So, like anybody else who sells a DJ app on iOS, my inbox is now filled with messages like this one I received yesterday:
iPhone will not let Download songs on the app because of Apple music. Please help!!!!
According to our latest stats, 17% of Party Monster users have been unable to play a song in their iTunes library, and 22% of WeddingDJ users have tried to cue a playlist that has so many unplayable tracks that we need to display a warning. While it’s a miracle that we’ve been able to maintain a 4 star rating through all of this, it’s not going to last if we stay the course.
Given all of this, we have a couple options. We could double down and go pro, catering to serious DJs who can load DRM-free music into our sandbox. Pro DJs who use our apps often have a large licensed library of songs, and won’t rely on iTunes Match or Apple Music.
Alternatively, we could steer towards the mass market, drop crossfading support, and regain full iTunes compatibility. We could also put in the work to add support for Spotify or other competing streaming services, and focus our apps less on playback features and more on having a great UI for queueing.
We’re still evaluating our options, but I think we may end up trying both. First, we’d do an update to the apps that adds a crossfade-less compatibility mode using boring old MPMediaPlayer. Then, we’d add Spotify support. Finally, we would investigate more deeply a “Pro” version of the app that would add support for actually loading songs into our app bundle using a NAS or other means, and explore the more advanced features like beat matching and stripping silence that we’ve long wanted to do.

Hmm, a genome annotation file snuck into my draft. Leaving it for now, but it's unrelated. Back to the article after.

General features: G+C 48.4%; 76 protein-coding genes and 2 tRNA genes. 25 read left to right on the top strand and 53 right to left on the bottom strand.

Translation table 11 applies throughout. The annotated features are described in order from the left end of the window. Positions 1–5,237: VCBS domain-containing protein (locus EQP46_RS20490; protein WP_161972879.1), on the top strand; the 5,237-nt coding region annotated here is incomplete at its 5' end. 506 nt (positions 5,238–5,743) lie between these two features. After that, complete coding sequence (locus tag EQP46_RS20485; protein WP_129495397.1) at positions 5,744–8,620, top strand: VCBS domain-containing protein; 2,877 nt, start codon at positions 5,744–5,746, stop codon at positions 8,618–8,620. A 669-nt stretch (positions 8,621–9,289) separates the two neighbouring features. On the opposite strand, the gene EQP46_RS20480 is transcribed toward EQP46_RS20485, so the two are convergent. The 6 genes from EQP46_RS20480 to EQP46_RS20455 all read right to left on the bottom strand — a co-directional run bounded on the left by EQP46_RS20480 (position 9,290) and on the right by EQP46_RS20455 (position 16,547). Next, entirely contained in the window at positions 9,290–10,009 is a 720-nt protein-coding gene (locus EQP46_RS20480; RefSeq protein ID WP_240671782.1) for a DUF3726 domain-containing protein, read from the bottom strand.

We have another option, one that not long ago seemed ridiculous but might just make sense. We receive a lot of requests for Android versions of our apps. Historically the library and audio API situation on Android has been such a hellstew that it hasn’t made sense, but the issues with AV Foundation have made us realize that we’re willing to put up with a fair bit for the love of the music, and users appreciate it when we do. We also have a couple great Android devs on staff now, and Android 5.0’s new MediaBrowser API may bring it close enough to iOS parity that it’s worth a serious look.
Either way, we need to keep up with the times. Apple Music may take off, or its quirks and pitfalls may prevent it from really getting traction. Regardless, we’ve seen the writing on the wall: we’ve built our apps on a data source that we don’t control, and it’s slowly being eroded out from under us.
Given this struggle and the relatively modest sales volume of DJ apps in 2015, some folks have asked why we don’t just bail on music apps entirely. Perhaps from a cold business perspective, there’s an argument to be made, but here’s the rub: we love working on music apps, and they pay our rent. We’ve been in the indie software business for five years now, and we’ve learned to recognize when something’s right - and to put in the work to keep it going. Wish us luck.